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In Australia, 'Children are Entitled to a Relationship with their Dad'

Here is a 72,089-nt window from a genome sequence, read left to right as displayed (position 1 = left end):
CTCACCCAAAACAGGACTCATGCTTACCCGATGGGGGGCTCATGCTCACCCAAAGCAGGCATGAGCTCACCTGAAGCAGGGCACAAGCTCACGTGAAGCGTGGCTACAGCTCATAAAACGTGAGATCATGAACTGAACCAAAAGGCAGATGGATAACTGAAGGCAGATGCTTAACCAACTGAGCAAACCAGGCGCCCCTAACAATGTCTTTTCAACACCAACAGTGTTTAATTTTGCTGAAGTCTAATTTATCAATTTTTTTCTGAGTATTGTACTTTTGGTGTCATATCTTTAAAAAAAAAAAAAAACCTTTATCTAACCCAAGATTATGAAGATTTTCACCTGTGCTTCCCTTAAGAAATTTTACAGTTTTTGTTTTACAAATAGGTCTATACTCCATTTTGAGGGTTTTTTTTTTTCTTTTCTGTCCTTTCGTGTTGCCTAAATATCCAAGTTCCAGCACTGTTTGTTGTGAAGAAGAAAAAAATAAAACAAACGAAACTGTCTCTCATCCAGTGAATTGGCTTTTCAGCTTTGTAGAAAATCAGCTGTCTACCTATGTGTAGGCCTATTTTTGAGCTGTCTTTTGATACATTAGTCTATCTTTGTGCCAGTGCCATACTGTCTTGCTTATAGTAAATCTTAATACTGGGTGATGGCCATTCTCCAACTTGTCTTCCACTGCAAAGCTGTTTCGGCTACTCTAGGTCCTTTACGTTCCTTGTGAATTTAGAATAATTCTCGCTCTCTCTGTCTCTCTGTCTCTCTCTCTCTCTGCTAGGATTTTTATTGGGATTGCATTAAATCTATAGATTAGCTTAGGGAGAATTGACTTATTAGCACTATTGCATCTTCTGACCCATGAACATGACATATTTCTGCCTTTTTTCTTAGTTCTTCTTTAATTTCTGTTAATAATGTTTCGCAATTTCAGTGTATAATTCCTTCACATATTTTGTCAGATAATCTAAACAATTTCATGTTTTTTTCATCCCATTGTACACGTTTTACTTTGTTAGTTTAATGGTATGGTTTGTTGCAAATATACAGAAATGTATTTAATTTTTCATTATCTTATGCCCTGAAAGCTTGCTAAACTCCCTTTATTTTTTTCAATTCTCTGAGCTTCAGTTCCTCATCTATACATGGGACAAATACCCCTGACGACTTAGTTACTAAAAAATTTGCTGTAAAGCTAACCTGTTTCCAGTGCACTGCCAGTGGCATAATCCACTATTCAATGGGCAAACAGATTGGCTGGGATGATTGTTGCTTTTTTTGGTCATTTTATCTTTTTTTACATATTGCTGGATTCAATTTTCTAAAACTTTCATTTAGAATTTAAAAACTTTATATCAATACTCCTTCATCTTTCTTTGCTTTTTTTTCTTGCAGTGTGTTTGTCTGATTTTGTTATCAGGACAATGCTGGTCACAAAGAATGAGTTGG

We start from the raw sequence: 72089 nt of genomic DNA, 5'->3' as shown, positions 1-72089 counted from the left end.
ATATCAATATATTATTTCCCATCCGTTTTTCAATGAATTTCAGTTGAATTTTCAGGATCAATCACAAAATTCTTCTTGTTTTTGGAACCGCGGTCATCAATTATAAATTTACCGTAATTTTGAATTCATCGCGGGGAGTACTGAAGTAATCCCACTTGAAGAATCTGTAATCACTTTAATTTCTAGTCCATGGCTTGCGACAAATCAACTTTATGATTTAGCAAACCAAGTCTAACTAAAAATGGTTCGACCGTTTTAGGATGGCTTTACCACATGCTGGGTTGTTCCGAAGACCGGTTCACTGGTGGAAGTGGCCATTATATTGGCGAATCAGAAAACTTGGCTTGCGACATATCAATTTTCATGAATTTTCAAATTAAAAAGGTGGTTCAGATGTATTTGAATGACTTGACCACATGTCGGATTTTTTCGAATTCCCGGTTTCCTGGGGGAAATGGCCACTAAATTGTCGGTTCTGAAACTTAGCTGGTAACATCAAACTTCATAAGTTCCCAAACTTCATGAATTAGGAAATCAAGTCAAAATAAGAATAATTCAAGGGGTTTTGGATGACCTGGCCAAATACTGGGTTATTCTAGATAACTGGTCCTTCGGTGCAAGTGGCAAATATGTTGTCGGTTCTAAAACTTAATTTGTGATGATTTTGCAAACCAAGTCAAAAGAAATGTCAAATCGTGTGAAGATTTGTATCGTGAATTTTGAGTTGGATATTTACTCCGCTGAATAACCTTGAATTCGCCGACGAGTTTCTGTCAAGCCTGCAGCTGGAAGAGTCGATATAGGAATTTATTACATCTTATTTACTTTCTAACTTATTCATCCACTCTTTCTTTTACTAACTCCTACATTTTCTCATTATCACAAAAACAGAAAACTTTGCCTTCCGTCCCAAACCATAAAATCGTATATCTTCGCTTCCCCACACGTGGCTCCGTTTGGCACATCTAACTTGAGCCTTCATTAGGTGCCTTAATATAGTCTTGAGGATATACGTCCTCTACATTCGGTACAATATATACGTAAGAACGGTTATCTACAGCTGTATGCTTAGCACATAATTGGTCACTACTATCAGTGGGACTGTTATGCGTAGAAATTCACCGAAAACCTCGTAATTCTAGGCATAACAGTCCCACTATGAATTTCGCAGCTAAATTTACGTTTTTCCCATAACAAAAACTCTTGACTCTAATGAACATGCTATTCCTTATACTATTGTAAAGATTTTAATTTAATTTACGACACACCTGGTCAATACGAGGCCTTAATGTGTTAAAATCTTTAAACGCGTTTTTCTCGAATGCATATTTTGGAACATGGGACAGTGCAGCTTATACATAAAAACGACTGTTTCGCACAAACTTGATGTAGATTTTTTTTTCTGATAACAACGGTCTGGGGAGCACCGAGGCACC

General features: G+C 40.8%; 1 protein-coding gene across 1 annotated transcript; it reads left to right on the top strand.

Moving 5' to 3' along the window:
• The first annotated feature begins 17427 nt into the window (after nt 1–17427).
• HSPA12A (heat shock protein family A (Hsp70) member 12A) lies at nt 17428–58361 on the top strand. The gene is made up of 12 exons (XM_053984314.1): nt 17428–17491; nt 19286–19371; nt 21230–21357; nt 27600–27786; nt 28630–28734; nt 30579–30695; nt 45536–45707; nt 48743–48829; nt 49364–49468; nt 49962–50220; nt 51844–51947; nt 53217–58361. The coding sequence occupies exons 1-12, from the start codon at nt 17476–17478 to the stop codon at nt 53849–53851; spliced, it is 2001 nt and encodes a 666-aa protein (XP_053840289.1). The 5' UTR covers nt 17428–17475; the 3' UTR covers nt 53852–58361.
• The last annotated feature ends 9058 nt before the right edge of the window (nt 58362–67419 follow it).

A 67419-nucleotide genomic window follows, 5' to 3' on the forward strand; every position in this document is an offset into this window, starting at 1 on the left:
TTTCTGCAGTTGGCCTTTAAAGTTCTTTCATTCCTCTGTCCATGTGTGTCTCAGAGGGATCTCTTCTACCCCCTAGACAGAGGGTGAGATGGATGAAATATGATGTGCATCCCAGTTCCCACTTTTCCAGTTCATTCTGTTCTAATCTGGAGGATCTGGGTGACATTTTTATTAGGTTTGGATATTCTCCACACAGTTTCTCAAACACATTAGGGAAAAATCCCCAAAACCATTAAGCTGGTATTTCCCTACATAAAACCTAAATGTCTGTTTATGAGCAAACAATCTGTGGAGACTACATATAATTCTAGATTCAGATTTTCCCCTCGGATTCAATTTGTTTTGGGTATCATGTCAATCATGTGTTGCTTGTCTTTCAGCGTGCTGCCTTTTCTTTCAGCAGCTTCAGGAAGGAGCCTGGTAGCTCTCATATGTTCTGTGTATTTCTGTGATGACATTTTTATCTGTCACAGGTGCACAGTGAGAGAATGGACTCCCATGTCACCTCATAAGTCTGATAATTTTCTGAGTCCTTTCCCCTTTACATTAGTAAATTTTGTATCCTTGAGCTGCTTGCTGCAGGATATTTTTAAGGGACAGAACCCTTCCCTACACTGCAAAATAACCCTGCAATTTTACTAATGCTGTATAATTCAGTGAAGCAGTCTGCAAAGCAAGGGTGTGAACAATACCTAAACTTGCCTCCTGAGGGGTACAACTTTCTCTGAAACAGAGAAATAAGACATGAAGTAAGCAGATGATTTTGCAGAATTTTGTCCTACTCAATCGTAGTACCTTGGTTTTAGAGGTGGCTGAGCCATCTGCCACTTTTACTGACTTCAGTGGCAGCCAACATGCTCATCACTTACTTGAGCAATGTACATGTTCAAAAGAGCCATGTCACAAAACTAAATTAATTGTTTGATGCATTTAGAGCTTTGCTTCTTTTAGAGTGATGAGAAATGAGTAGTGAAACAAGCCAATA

"The Family Court has undergone a radical change in direction since the Howard government's changes to the Family Law Act came into effect, and the emphasis is now firmly on the rights of fathers to have relationships with their children after separation and divorce." This article asserts that the Australian family court system has undergone a profound change in favor of greater fathers' rights (The Australian, 4/1/09). And it seems that proponents and opponents of fathers' rights agree that a major change has indeed taken place. That suggests to me that the article is not just blowing smoke. Wayne Butler of the Shared Parenting Council interprets the changes to the Family Law Act as protecting a child's relationship with his/her father. Solo Mums Australia convenor Elspeth McInness sees it as punishment for mothers who don't "make their children happy to see their fathers." The latter is clearly nonsense. The law certainly is not about punishing mothers but trying to establish and maintain bonds between fathers and children. The case that's given rise to all the opining on family law in Australia is described in this article (Herald Sun, 3/31/09). A judge, Robert Benjamin, recently transferred custody of two children from their mother to their father. The cause of the change in custody seems to be that she encouraged the children's anger at the father, their unwillingness to go with him on visitations and the increasing estrangement of the girl. In short, it's not a clear case of parental alienation by the mother, but rather her failure to encourage a healthy relationship between the father and the children. Apparently, the children's anger toward the father stems from his throwing over the mother (and inevitably them) for another woman. That's certainly an understandable reaction by the children and, by itself, not grounds for a change in custody. More important is the court's finding that the mother knew of the increasing estrangement of the daughter from her father and did nothing about it. This is where I find it hard to guess at what went on behind the scenes that is obscured by the media's reporting of the case. Is "estrangement" code for parental alienation? Did the mother promote that? It's hard to tell or to make an accurate guess. So I assume that no active alienation occurred on the mother's part, and certainly none has been clearly reported. She simply didn't attempt to promote a good relationship between the children and their father. Therefore, it seems that the case truly stands for the proposition that Australian family courts will begin to promote fathers' relationships with their children as a right guaranteed by law. In other words, Australian dads will no longer have to prove outrageous conduct by the mother to establish and maintain a relationship with their children. And that, with the caveat that no law will ever be right for all situations, strikes me as a giant step forward. We in the United States should follow developments closely. Thanks to Stephen for the heads-up.